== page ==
“Fixing” Social Security Might Still Negatively Affect Beneficiaries - MSN, Motley Fool

One of the most talked-about Social Security issues these days is the impending depletion of the program’s Trust Fund reserves and the effect that would have on benefits. Across-the-board cuts somewhere in the 20% (or higher) range are often cited as an expected potential, and the year 2035 has come into focus as the likely point the total depletion will be reached. Further, the workforce impacts associated with the COVID-19 pandemic are also being suggested as having the potential to aggravate the problem substantially. The persistent rallying cry is that Congress must take action to avoid this unacceptable situation.

While numerous proposals have been–and continue to be–introduced in Washington to solve the problem, it’s important to keep in mind that “fixing” the problem is generally aimed at resolving the Trust Fund depletion problem. It’s equally important, though, to understand that “fixing” the problem does not necessarily mean that the program’s benefit structure will remain intact for future beneficiaries. In a post on www.msn.com, The Motley Fool’s Christy Bieber highlights three of the most probable areas where overall benefits would be felt. In summary, they include extending the full retirement age beyond potentially to age 70, changes to a cost-of-living adjustment (COLA) formula that would slow benefit growth, and additional means testing in the program’s calculations.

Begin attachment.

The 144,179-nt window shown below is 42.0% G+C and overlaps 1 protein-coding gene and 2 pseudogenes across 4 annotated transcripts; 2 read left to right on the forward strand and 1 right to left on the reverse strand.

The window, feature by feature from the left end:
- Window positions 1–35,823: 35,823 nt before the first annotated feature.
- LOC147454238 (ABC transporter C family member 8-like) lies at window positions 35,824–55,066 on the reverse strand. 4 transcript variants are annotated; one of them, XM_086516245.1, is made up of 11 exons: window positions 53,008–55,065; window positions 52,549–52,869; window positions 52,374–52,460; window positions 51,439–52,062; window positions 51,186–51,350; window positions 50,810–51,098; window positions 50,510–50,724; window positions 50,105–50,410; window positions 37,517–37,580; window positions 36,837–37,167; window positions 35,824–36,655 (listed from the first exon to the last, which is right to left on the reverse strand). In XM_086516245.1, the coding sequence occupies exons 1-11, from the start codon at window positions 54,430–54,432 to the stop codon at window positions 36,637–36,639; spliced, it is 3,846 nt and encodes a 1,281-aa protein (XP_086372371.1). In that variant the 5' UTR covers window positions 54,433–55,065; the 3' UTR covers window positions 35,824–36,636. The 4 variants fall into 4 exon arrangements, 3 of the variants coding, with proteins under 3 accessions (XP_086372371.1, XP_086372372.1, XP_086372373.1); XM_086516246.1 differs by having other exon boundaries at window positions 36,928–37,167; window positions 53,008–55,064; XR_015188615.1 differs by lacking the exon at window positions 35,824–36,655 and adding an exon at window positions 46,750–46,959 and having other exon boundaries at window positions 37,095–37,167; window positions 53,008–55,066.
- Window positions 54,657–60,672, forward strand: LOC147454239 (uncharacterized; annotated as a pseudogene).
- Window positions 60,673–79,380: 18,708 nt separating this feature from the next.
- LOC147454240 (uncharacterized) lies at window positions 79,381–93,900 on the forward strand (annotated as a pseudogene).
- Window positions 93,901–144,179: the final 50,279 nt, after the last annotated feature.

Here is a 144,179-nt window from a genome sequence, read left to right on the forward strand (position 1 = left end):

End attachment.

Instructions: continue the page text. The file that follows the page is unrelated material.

Check out her post here for additional thoughts on the issue.


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